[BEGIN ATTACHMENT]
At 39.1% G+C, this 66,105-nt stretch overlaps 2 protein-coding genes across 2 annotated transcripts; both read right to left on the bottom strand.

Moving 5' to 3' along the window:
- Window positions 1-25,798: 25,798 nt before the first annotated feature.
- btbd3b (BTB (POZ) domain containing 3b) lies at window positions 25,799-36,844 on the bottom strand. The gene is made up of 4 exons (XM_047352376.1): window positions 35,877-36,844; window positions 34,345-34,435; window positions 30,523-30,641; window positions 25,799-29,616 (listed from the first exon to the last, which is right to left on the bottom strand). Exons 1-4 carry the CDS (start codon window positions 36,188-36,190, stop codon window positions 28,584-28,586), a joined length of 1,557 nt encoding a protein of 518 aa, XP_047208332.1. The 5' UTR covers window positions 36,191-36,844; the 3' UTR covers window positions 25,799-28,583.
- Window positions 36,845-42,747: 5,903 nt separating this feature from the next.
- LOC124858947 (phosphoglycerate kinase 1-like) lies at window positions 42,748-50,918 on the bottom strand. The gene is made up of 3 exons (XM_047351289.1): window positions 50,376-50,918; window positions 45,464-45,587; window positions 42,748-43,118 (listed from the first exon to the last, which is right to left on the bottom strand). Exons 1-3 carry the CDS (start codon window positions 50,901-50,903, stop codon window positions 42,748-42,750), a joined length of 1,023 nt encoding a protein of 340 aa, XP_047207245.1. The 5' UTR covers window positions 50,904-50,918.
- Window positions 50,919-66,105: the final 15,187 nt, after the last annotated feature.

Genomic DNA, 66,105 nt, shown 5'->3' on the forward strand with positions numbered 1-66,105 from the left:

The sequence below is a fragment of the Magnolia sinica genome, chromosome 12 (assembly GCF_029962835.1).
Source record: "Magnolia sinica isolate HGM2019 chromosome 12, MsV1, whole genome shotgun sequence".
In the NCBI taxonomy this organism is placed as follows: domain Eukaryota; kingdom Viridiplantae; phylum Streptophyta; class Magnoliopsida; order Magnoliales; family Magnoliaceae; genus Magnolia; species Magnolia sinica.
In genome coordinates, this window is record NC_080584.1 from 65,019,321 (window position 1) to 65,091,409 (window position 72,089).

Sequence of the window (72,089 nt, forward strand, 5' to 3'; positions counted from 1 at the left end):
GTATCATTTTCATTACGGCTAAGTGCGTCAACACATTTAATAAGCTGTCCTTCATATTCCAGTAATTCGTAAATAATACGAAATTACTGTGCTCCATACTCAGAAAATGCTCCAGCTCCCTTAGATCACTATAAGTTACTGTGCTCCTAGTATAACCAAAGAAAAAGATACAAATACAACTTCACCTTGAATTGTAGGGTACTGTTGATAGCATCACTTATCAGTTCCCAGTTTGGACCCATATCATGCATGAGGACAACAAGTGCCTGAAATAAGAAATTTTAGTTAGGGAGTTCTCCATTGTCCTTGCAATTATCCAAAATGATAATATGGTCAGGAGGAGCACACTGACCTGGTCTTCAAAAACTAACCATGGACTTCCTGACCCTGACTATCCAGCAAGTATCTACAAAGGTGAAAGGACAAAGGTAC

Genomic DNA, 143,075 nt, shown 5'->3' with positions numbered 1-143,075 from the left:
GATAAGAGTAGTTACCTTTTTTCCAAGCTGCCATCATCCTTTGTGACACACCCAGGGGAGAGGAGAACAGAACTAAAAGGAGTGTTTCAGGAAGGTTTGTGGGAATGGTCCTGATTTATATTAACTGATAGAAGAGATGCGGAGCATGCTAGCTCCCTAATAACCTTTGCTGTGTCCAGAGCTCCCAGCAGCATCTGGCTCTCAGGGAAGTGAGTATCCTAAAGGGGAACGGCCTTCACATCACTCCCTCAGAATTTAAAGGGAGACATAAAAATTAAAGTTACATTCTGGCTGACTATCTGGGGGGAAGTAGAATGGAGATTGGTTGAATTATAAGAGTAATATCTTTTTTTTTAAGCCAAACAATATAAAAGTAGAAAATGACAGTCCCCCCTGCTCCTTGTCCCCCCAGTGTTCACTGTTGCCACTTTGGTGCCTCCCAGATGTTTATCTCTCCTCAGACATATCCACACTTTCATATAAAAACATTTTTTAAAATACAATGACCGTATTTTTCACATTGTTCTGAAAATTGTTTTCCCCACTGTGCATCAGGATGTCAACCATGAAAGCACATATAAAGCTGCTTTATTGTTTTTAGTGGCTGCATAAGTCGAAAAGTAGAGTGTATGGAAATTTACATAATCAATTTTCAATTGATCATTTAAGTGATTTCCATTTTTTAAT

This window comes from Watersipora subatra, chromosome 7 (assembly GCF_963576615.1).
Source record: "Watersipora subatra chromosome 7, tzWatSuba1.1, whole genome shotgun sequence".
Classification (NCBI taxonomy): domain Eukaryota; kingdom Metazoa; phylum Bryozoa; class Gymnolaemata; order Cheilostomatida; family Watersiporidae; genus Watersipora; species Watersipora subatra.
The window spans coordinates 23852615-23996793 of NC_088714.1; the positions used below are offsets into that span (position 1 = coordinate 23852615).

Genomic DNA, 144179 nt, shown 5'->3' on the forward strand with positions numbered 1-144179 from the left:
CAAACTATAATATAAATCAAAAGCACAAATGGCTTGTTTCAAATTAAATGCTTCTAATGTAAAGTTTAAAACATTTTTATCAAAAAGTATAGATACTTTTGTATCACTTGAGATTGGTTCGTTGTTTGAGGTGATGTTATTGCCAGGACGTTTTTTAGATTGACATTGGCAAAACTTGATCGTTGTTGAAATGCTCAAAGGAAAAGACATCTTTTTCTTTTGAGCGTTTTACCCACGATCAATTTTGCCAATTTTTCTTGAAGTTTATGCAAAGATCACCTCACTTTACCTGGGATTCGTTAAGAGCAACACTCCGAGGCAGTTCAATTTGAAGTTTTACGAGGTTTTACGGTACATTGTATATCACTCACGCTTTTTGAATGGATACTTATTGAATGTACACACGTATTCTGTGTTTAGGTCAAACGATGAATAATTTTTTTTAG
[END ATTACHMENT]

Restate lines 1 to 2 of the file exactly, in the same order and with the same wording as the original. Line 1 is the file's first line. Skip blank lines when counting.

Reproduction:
At 39.1% G+C, this 66,105-nt stretch overlaps 2 protein-coding genes across 2 annotated transcripts; both read right to left on the bottom strand.

Moving 5' to 3' along the window: